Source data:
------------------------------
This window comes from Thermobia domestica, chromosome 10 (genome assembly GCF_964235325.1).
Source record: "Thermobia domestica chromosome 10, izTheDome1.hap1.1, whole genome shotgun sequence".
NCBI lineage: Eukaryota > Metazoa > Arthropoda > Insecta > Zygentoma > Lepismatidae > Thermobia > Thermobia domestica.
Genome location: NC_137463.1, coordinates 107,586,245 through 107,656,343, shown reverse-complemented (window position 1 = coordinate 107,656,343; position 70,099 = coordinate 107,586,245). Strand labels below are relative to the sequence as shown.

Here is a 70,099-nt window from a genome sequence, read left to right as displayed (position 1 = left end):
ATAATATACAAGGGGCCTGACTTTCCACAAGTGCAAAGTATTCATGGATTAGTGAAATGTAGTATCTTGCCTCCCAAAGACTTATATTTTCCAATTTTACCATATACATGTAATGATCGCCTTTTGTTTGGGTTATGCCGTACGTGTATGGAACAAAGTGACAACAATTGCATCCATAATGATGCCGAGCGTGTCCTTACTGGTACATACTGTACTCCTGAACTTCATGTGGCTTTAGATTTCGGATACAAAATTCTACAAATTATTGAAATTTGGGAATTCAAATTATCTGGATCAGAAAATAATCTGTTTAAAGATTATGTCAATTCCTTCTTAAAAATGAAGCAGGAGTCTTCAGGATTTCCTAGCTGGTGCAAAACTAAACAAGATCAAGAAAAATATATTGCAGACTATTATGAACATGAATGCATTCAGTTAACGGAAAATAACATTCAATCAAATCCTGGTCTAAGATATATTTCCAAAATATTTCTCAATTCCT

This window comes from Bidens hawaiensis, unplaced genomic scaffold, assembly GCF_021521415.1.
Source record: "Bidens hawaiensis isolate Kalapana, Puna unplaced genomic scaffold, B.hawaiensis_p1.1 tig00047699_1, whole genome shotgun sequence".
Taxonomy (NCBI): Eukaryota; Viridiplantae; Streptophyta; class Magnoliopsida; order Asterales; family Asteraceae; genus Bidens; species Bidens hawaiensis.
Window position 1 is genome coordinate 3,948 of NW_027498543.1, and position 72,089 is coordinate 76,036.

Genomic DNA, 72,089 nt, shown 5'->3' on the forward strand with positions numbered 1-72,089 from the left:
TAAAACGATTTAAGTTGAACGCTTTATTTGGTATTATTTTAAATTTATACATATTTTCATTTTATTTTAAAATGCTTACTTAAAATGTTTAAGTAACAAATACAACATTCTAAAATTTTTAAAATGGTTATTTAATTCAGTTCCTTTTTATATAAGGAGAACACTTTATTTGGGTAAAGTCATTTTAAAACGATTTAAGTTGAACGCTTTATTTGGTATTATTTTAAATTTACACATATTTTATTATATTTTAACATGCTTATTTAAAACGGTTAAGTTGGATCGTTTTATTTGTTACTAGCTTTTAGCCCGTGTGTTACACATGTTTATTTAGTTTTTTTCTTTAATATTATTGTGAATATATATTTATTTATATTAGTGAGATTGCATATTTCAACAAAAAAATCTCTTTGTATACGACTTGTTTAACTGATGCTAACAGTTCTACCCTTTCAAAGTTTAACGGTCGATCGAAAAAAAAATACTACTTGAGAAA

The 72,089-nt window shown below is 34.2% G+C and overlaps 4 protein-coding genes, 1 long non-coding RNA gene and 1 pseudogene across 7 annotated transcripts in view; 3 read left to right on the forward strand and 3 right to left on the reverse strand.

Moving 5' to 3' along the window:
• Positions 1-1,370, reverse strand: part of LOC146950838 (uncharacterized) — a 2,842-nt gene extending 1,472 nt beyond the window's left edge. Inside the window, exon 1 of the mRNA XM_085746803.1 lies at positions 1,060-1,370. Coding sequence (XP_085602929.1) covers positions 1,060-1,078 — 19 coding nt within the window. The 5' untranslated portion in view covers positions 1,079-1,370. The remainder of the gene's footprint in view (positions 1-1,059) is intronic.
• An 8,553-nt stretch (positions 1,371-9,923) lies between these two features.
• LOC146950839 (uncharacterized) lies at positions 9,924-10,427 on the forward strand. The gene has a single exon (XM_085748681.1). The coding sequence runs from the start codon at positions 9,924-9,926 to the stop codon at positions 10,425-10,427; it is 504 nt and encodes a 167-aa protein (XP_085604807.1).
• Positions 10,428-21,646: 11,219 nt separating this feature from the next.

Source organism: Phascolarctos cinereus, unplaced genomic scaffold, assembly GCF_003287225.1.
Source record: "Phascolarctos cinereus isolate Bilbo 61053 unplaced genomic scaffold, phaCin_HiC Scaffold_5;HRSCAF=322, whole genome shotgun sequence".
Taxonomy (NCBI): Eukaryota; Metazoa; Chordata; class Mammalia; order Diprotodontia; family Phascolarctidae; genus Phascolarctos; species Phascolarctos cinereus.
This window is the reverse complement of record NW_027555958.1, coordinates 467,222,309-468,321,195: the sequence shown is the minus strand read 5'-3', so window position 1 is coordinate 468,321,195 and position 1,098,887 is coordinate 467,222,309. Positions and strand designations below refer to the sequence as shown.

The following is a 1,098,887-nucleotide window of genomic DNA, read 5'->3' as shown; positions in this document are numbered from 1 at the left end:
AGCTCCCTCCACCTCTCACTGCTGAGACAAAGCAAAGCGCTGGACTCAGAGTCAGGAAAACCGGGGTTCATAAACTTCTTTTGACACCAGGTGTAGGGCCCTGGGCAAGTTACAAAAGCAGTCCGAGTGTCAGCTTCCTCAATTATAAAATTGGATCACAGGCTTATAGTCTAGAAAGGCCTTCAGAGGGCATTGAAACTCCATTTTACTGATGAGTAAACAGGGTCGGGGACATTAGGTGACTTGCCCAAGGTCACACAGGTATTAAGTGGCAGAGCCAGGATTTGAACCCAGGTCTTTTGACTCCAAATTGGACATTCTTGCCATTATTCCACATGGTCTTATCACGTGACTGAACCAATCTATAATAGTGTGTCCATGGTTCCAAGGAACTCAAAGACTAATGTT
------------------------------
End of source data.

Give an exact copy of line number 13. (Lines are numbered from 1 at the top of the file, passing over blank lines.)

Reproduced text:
The 72,089-nt window shown below is 34.2% G+C and overlaps 4 protein-coding genes, 1 long non-coding RNA gene and 1 pseudogene across 7 annotated transcripts in view; 3 read left to right on the forward strand and 3 right to left on the reverse strand.